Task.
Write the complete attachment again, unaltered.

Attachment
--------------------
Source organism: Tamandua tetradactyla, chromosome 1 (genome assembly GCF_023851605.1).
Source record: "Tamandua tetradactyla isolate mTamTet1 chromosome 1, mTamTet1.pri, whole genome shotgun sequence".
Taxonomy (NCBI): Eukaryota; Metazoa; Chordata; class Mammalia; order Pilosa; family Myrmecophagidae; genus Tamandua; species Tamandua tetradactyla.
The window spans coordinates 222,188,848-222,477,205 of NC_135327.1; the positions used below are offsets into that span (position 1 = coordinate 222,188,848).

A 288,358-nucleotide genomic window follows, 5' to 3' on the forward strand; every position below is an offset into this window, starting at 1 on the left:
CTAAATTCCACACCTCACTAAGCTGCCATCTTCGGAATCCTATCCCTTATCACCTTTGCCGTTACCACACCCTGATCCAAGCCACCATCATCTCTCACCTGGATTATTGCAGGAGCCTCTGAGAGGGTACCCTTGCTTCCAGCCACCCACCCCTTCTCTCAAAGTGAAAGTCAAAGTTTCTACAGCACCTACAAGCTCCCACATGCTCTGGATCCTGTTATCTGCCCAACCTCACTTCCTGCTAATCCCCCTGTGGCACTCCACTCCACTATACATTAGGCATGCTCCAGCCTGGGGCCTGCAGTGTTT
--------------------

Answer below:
Source organism: Tamandua tetradactyla, chromosome 1 (genome assembly GCF_023851605.1).
Source record: "Tamandua tetradactyla isolate mTamTet1 chromosome 1, mTamTet1.pri, whole genome shotgun sequence".
Taxonomy (NCBI): Eukaryota; Metazoa; Chordata; class Mammalia; order Pilosa; family Myrmecophagidae; genus Tamandua; species Tamandua tetradactyla.
The window spans coordinates 222,188,848-222,477,205 of NC_135327.1; the positions used below are offsets into that span (position 1 = coordinate 222,188,848).

A 288,358-nucleotide genomic window follows, 5' to 3' on the forward strand; every position below is an offset into this window, starting at 1 on the left:
CTAAATTCCACACCTCACTAAGCTGCCATCTTCGGAATCCTATCCCTTATCACCTTTGCCGTTACCACACCCTGATCCAAGCCACCATCATCTCTCACCTGGATTATTGCAGGAGCCTCTGAGAGGGTACCCTTGCTTCCAGCCACCCACCCCTTCTCTCAAAGTGAAAGTCAAAGTTTCTACAGCACCTACAAGCTCCCACATGCTCTGGATCCTGTTATCTGCCCAACCTCACTTCCTGCTAATCCCCCTGTGGCACTCCACTCCACTATACATTAGGCATGCTCCAGCCTGGGGCCTGCAGTGTTT